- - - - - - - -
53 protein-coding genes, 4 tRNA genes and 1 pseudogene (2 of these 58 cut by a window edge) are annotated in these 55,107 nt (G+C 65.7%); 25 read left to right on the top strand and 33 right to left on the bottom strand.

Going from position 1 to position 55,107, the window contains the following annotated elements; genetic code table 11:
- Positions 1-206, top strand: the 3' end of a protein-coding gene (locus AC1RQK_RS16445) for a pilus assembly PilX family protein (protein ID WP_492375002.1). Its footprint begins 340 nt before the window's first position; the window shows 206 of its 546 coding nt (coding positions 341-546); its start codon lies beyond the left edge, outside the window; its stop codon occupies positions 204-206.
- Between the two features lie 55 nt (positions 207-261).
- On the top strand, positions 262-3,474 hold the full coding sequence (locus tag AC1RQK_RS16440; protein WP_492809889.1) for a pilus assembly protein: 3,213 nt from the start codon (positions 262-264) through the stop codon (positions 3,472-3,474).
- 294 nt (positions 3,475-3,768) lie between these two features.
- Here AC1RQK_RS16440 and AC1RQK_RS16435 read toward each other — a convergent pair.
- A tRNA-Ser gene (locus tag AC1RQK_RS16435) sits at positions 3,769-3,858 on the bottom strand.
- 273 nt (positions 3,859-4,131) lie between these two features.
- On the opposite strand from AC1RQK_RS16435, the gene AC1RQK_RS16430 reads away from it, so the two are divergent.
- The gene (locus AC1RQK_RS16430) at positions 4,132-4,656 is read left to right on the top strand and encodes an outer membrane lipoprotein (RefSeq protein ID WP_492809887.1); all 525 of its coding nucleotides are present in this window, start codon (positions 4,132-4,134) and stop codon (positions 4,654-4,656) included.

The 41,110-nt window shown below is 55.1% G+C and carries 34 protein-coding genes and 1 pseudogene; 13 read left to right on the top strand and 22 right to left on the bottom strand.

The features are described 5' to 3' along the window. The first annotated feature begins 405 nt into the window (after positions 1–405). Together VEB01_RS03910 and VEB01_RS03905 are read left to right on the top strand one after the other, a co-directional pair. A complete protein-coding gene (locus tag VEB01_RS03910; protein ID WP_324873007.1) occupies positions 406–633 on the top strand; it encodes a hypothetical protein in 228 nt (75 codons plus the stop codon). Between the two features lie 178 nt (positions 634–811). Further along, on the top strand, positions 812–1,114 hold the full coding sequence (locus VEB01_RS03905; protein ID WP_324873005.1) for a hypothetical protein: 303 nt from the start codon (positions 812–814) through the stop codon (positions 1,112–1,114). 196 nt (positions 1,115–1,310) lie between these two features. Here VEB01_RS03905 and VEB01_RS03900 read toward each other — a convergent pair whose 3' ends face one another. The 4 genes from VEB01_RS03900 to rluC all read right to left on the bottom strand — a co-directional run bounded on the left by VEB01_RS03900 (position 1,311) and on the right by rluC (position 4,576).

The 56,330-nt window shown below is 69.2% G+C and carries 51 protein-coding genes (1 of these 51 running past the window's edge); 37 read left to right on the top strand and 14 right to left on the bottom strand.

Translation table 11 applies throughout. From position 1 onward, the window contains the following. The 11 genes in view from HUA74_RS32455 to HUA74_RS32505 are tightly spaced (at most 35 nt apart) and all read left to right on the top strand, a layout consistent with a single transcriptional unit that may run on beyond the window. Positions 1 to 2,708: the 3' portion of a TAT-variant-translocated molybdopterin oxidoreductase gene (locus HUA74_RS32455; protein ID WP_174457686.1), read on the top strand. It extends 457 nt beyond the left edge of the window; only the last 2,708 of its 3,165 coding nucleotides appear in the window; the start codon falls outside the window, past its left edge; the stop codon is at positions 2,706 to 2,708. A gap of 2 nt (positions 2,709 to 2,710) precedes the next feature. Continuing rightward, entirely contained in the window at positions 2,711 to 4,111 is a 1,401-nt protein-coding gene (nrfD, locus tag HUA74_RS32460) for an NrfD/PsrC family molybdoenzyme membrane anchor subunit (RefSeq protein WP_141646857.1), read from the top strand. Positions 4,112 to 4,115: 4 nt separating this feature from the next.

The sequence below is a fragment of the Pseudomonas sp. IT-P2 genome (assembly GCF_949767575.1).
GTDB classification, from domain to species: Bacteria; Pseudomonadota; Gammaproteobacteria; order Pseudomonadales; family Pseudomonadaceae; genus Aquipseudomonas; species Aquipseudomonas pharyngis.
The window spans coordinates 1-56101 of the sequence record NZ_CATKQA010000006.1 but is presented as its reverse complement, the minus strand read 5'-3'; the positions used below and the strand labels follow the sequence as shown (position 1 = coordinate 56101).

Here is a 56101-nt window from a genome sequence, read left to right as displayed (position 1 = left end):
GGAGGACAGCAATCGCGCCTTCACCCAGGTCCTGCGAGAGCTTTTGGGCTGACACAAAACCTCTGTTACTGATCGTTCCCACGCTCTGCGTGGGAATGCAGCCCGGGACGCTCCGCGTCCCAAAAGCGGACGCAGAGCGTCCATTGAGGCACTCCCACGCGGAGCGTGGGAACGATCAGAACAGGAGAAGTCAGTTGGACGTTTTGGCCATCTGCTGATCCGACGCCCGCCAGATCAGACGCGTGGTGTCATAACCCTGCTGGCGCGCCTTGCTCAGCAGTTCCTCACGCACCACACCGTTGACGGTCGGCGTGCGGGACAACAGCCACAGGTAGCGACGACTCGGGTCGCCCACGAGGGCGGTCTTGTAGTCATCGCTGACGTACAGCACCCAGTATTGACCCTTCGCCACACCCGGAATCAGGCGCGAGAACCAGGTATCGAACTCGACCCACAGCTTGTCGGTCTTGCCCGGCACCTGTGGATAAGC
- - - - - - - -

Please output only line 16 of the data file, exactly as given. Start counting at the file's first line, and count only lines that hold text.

The sequence below is a fragment of the Pseudomonas sp. IT-P2 genome (assembly GCF_949767575.1).